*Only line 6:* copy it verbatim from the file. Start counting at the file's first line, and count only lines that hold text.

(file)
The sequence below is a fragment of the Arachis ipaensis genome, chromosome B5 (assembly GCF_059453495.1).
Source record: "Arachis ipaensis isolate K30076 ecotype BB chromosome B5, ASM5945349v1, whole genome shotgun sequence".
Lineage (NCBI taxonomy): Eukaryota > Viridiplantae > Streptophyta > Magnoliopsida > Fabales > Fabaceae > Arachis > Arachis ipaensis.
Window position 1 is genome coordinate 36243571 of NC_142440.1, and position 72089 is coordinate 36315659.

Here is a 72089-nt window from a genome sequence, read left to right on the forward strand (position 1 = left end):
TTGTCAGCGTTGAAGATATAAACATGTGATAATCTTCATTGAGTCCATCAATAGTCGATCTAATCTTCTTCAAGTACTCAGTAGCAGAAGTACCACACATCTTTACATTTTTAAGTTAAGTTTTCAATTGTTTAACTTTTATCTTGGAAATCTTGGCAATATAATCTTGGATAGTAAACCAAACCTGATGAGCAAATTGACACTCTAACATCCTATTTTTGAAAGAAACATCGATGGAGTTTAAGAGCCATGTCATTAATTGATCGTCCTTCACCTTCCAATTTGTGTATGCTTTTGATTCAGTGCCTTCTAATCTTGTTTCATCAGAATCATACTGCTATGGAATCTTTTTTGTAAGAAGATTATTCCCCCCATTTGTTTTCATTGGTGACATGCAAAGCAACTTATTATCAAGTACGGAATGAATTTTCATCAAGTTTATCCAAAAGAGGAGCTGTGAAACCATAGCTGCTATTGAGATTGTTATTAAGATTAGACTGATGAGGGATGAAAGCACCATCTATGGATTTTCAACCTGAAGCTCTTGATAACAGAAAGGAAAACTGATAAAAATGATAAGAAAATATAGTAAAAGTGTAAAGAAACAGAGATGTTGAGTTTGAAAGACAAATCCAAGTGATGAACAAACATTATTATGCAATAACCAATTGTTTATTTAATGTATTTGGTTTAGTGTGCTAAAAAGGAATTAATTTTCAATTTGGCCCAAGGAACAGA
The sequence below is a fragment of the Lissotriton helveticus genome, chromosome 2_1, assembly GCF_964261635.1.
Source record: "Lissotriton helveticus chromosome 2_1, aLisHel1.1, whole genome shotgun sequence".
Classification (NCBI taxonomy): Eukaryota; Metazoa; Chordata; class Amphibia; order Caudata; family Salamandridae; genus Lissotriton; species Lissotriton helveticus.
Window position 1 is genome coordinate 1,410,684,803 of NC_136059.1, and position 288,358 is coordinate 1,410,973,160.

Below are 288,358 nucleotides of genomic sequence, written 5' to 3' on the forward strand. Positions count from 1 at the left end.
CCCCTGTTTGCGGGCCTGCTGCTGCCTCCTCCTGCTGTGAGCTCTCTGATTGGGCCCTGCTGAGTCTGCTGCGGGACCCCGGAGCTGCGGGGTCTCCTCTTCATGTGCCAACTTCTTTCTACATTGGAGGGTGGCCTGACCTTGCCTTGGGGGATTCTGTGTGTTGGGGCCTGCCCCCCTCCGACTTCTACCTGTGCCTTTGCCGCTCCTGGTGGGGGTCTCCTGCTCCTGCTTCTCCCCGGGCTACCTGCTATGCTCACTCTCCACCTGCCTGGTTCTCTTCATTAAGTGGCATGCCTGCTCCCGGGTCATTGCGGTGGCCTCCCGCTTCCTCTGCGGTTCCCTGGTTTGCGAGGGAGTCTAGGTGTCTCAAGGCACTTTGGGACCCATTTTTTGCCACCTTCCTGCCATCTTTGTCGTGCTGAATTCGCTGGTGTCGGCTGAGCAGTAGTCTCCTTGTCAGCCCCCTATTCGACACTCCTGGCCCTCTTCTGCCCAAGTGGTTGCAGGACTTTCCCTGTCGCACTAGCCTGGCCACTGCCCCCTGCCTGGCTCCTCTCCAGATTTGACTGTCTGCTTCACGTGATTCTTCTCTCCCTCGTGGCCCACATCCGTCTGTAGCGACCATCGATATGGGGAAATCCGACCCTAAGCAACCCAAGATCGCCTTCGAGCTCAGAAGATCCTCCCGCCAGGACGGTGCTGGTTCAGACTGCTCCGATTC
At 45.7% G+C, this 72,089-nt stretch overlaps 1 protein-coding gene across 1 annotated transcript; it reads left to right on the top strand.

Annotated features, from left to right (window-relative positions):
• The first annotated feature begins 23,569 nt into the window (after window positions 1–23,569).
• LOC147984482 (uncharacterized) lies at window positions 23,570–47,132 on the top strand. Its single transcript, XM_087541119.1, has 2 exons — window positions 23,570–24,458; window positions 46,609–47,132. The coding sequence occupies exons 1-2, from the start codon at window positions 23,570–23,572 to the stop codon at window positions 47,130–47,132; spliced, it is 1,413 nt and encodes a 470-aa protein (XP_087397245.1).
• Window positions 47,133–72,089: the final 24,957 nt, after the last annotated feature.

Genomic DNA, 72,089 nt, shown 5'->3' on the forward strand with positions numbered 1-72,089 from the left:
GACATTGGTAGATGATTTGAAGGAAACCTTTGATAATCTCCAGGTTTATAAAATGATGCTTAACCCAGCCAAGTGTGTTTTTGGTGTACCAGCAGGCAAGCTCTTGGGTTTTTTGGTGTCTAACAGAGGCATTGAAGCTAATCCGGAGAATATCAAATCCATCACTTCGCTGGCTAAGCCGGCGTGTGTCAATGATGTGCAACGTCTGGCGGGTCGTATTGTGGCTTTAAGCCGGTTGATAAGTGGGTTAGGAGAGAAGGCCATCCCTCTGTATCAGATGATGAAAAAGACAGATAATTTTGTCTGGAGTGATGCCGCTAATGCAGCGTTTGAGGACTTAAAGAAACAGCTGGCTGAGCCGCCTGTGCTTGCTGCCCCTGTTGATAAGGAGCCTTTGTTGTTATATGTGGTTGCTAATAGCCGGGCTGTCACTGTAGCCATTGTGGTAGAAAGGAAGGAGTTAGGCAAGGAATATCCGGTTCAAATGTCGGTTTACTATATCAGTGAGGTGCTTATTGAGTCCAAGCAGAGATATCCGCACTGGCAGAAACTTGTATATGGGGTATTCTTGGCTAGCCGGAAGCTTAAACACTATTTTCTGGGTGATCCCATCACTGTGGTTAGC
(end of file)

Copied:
TTGTCAGCGTTGAAGATATAAACATGTGATAATCTTCATTGAGTCCATCAATAGTCGATCTAATCTTCTTCAAGTACTCAGTAGCAGAAGTACCACACATCTTTACATTTTTAAGTTAAGTTTTCAATTGTTTAACTTTTATCTTGGAAATCTTGGCAATATAATCTTGGATAGTAAACCAAACCTGATGAGCAAATTGACACTCTAACATCCTATTTTTGAAAGAAACATCGATGGAGTTTAAGAGCCATGTCATTAATTGATCGTCCTTCACCTTCCAATTTGTGTATGCTTTTGATTCAGTGCCTTCTAATCTTGTTTCATCAGAATCATACTGCTATGGAATCTTTTTTGTAAGAAGATTATTCCCCCCATTTGTTTTCATTGGTGACATGCAAAGCAACTTATTATCAAGTACGGAATGAATTTTCATCAAGTTTATCCAAAAGAGGAGCTGTGAAACCATAGCTGCTATTGAGATTGTTATTAAGATTAGACTGATGAGGGATGAAAGCACCATCTATGGATTTTCAACCTGAAGCTCTTGATAACAGAAAGGAAAACTGATAAAAATGATAAGAAAATATAGTAAAAGTGTAAAGAAACAGAGATGTTGAGTTTGAAAGACAAATCCAAGTGATGAACAAACATTATTATGCAATAACCAATTGTTTATTTAATGTATTTGGTTTAGTGTGCTAAAAAGGAATTAATTTTCAATTTGGCCCAAGGAACAGA